Thursday April 18, 2019

Reduction of Job Strain Can Lower the Threat of Mental Illness Cases

The researchers also accounted for non-workplace factors including divorce, financial problems, housing instability, and other stressful life events like death or illness.

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If your workplace is supporting its employees by reducing their job strain, it may boost in preventing new cases of common mental illness from occurring up to 14 per cent, a new study suggests.
Stress at work place is linked to mental illness as well. Pixabay

If your workplace is supporting its employees by reducing their job strain, it may boost in preventing new cases of common mental illness from occurring up to 14 per cent, a new study suggests.

The findings, published in the journal Lancet Psychiatry, confirm that high job strain is associated with an increased risk of developing common mental disorders such as depression and anxiety amongst middle-aged workers.

Job strain is a term used to describe the combination of high work pace, intensity, and conflicting demands, coupled with low control or decision-making capacity.

“The results indicate that if we were able to eliminate job strain situations in the workplace, up to 14 per cent of cases of common mental illness could be avoided,” said lead author Samuel Harvey, Associate Professor at the Black Dog Institute in Australia.

“These findings serve as a wake-up call for the role workplace initiatives should play in our efforts to curb the rising costs of mental disorders,” Harvey added.

To determine levels of job strain, 6,870 participants completed questionnaires at age 45 testing for factors including decision authority, skill discretion and questions about job pace, intensity and conflicting demands.

If your workplace is supporting its employees by reducing their job strain, it may boost in preventing new cases of common mental illness from occurring up to 14 per cent, a new study suggests.
Mental illness can be reduced by reducing the job pressure. Pixabay

The researchers also accounted for non-workplace factors including divorce, financial problems, housing instability, and other stressful life events like death or illness.

The models developed in this study controlled for individual workers’ temperament and personality, their IQ, level of education, prior mental health problems and a range of other factors from across their early lives.

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The final modelling suggested that those experiencing higher job demands, lower job control and higher job strain were at greater odds of developing mental illness by age 50, regardless of sex or occupational class.

“Workplaces can adopt a range of measures to reduce job strain, and finding ways to increase workers’ perceived control of their work is often a good practical first step. This can be achieved through initiatives that involve workers in as many decisions as possible,” Harvey, who is also affiliated with the University of New South Wales in Australia, noted. (IANS)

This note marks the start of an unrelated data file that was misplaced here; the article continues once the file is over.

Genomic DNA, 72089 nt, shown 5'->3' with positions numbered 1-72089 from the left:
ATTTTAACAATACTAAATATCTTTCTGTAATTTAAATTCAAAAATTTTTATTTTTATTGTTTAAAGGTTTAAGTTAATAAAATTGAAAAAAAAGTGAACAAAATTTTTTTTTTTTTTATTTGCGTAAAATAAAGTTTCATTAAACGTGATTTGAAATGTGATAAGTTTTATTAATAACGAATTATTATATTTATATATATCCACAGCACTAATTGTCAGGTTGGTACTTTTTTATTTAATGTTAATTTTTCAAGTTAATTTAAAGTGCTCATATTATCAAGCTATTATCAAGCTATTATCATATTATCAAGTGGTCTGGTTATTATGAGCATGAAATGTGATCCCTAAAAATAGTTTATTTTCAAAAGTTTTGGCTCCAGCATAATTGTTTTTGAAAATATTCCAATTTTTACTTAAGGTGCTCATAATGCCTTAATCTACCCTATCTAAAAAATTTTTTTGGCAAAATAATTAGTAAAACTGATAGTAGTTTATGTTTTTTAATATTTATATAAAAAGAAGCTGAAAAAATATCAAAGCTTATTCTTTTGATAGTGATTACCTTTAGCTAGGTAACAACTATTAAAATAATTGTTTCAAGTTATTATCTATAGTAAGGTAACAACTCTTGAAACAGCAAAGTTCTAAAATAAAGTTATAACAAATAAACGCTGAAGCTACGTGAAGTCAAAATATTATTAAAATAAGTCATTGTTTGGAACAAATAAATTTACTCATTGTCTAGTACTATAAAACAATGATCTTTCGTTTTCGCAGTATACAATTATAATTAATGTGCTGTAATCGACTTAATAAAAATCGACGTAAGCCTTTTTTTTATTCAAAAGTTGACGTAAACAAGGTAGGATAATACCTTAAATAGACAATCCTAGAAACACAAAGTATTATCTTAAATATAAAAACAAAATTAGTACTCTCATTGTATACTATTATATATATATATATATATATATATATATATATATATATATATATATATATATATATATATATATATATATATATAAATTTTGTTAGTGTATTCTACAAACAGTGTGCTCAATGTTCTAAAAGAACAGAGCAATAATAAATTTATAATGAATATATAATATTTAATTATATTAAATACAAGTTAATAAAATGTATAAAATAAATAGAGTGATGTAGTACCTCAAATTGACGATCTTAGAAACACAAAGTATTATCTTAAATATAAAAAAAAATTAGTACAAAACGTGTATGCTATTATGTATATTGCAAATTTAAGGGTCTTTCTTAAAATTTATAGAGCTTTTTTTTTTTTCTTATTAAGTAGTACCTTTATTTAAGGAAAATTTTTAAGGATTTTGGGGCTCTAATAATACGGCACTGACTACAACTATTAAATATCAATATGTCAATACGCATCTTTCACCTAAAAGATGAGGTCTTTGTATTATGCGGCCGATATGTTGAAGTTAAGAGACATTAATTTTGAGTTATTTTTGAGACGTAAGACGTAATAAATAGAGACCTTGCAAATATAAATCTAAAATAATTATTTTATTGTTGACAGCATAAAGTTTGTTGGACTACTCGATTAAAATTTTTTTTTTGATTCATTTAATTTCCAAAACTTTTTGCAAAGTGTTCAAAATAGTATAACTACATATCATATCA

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Positive Workplace Raises Productivity in Employees

This would then translate to improved quality of care given to clients

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staff, work
Unhealthy habits can be hazardous to your health. Pixabay

Want better output from your employees? Promoting an environment of growth for all would lead to higher satisfaction, innovation, trust and retention among workers, say researchers.

When employees feel valued for their personal characteristics and are recognised as important members, employee engagement, trust, satisfaction, commitment and retention improve, said Kim Brimhall, Assistant Professor at the Binghamton University in the US.

The findings showed that leaders who encourage every worker regardless of their educational background or job responsibilities are more likely to increase the feelings of inclusion.

This then leads to increased innovation, employee job satisfaction and quality of services in organisations.

If your workplace is supporting its employees by reducing their job strain, it may boost in preventing new cases of common mental illness from occurring up to 14 per cent, a new study suggests.
Stress at work place is linked to mental illness as well. Pixabay

“Leader engagement, that is, a leader’s ability to actively engage all organisational members in critical decision making, may foster a climate for inclusion and positive organisational outcomes, such as a climate for innovation, job satisfaction and perceived quality of care,” said Brimhall.

The results have been published in the journal Nonprofit and Voluntary Sector Quarterly.

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Brimhall hopes to develop economically practical, evidence-based tools that leaders can utilise to create work environments where employees feel included, thereby leading to overall improvement towards their job.

This would then translate to improved quality of care given to clients. (IANS)